Today into Christmas Eve, many people will take to the roads and the sky for holiday travel. On the plus side, the worst of Thursday’s Midwest blizzard is over, but very strong winds and pockets of snow on the storm’s backside will create hazards in the eastern third of the U.S. through late Saturday. Stormy weather will also occur in northern California.

Here’s a look at where weather may create travel headaches...

Today into Saturday: Very strong winds - gusting over 50 mph at times - bring the potential for airport delays across much of the Mid-Atlantic and Northeast. Wind advisories, high wind warnings, and high wind watches are in effect in many areas. Check your flight status before leaving.

Links: FAA Delay information | Live airport delays/airport status | National radar

In terms of road travel, trouble spots will concentrate downwind of the Great Lakes and along the western slopes of the Appalachian and Alleghany mountains in the Mid-Atlantic where a combination of very gusty winds and snow will pose challenges for travelers.

Cities that will be affected in this region include: Pittsburgh, Cleveland, and Detroit - where winter weather advisories and winter storm warnings are in effect into Satuday.

Snowfall predicted by NAM model through 7 p.m. Saturday (

Some of the worst travel conditions will be at the high elevations of western Maryland, northeast West Virginia and southwest Pennsylvania (western Allegany slopes) where blizzard warnings and winter storm warnings (southwest Pa.) are in effect for 6 to 12 inches of snow and wind gusts to 60 mph. Visibility will be close to zero at times, and travel is discouraged through this region. In other words, driving to ski resorts like Wisp, Canaan Valley, Timberline, and Seven Springs will be difficult into Saturday.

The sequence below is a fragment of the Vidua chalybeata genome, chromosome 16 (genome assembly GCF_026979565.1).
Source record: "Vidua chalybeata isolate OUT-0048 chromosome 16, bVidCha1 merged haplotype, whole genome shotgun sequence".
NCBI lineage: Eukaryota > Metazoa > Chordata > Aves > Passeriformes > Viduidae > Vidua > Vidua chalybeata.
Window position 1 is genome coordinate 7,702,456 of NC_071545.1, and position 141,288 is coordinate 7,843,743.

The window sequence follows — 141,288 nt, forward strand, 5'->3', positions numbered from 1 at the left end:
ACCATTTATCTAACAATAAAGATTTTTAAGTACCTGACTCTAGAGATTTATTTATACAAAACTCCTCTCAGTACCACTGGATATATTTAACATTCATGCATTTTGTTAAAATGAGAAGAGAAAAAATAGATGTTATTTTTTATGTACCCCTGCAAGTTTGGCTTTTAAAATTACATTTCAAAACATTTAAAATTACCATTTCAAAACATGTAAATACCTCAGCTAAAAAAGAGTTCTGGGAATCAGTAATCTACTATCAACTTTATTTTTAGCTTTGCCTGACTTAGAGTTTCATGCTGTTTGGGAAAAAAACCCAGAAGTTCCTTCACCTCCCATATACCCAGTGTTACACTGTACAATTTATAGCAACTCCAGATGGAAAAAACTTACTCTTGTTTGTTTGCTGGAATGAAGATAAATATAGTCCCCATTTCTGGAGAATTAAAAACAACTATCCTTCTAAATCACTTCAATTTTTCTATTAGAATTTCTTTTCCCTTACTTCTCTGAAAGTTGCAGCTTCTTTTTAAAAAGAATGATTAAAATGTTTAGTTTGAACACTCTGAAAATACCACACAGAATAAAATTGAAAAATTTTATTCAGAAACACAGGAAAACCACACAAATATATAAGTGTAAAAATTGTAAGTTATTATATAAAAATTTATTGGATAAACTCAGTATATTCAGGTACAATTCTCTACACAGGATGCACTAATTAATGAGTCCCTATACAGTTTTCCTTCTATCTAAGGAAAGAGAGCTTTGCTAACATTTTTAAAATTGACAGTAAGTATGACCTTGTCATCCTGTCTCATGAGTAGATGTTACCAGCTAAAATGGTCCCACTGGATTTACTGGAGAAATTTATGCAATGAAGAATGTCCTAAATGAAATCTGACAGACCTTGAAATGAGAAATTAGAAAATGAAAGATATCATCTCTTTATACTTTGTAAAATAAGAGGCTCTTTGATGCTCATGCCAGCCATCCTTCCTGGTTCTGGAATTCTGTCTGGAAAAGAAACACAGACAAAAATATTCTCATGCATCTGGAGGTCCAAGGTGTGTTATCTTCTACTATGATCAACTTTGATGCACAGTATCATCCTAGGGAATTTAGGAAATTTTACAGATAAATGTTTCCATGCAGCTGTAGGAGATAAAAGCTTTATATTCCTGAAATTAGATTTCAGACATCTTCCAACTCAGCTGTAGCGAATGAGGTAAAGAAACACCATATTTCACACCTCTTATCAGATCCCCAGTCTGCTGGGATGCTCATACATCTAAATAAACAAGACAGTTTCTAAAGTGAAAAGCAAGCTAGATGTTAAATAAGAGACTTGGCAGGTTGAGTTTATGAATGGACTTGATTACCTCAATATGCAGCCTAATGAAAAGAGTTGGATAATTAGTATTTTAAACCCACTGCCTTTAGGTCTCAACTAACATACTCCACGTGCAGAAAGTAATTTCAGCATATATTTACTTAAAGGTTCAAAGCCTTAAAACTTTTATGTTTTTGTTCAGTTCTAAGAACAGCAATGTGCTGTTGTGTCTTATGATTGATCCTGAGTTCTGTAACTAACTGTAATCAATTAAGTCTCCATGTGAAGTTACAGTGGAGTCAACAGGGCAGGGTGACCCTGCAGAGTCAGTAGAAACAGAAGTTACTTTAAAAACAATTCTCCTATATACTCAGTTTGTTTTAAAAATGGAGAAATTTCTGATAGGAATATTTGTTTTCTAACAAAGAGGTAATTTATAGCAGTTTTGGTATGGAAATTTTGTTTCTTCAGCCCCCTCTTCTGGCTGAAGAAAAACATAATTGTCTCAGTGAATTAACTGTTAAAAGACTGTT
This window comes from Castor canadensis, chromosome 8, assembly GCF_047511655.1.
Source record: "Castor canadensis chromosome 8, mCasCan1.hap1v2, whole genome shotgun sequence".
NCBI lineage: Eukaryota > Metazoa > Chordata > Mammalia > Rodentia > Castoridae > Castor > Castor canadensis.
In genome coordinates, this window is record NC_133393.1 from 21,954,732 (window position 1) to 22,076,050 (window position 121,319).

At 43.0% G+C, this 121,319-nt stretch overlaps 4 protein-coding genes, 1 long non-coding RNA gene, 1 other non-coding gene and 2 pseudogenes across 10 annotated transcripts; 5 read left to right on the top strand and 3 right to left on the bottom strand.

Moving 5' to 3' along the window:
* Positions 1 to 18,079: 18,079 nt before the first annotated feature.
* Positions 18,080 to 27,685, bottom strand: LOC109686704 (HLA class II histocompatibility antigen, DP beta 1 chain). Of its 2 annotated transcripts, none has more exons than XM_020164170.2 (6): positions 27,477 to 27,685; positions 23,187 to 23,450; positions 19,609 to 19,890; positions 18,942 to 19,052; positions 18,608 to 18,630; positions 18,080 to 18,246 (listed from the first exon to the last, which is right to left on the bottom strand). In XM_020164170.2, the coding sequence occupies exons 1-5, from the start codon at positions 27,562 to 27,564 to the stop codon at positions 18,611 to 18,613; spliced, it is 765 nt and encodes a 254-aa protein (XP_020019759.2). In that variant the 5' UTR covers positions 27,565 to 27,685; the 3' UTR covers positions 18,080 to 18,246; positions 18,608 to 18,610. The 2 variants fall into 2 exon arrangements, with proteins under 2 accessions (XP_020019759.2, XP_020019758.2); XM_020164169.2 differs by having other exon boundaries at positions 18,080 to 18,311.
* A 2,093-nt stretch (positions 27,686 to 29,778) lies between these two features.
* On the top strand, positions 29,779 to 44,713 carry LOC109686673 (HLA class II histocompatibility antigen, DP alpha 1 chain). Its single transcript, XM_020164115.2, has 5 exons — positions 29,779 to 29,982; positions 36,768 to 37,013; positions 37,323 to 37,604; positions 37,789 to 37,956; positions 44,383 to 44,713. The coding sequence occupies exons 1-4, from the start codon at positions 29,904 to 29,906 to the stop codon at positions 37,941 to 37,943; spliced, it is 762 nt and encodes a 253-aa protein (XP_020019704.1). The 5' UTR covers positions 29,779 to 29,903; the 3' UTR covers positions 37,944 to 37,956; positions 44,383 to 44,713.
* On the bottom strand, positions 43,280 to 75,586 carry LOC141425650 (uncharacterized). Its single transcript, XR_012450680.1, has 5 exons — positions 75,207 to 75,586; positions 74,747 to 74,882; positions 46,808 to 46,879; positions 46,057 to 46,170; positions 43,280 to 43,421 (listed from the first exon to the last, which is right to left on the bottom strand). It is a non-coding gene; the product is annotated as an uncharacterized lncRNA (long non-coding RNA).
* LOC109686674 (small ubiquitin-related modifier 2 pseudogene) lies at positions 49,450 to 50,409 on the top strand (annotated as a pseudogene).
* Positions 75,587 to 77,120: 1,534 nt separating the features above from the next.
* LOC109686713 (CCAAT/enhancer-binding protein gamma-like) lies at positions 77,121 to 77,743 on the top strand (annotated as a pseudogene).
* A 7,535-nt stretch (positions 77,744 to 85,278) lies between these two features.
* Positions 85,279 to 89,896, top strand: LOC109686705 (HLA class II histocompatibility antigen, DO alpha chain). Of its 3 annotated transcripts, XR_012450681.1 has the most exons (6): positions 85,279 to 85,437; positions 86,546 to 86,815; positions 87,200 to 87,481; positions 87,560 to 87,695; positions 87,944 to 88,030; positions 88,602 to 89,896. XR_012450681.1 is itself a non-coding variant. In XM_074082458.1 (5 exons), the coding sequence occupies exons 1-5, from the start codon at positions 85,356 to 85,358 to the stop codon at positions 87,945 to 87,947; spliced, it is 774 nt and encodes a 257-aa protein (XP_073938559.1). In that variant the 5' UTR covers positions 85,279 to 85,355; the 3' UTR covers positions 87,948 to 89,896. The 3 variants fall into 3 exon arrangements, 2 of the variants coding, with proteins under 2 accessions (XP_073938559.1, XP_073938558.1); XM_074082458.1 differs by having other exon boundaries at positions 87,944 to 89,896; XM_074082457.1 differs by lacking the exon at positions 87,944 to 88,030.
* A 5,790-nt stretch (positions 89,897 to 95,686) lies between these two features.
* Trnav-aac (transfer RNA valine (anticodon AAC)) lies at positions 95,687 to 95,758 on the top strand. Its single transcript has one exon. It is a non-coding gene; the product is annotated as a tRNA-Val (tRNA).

Very hazardous travel is also likely immediately downwind of Lake Superior, Michigan, Erie and Ontario due to increasing lake effect snows and wind.

In parts of south central Wisconsin and eastern Iowa - which received 10-20 inches of snow Thursday - blowing snow will reduce visibility and lead to treacherous travel conditions.

Along the West Coast, rain and mountain snow may cause some delays for travelers in central and northern California as well as southern Oregon.

Sunday and Christmas Eve: Fortunately, weather quiets down in the East. It will be dry Sunday and winds will no longer be a significant issue. On Christmas Eve, a weak area of low pressure will develop in the Tennessee Valley with some light rain perhaps breaking out there and into the Mid-Atlantic but major issues are not expected.

Along the West Coast, more rain and mountain snow - some heavy- may create some travel delays in northern California and Oregon Sunday which will shift into the northern and central Rockies Christmas Eve.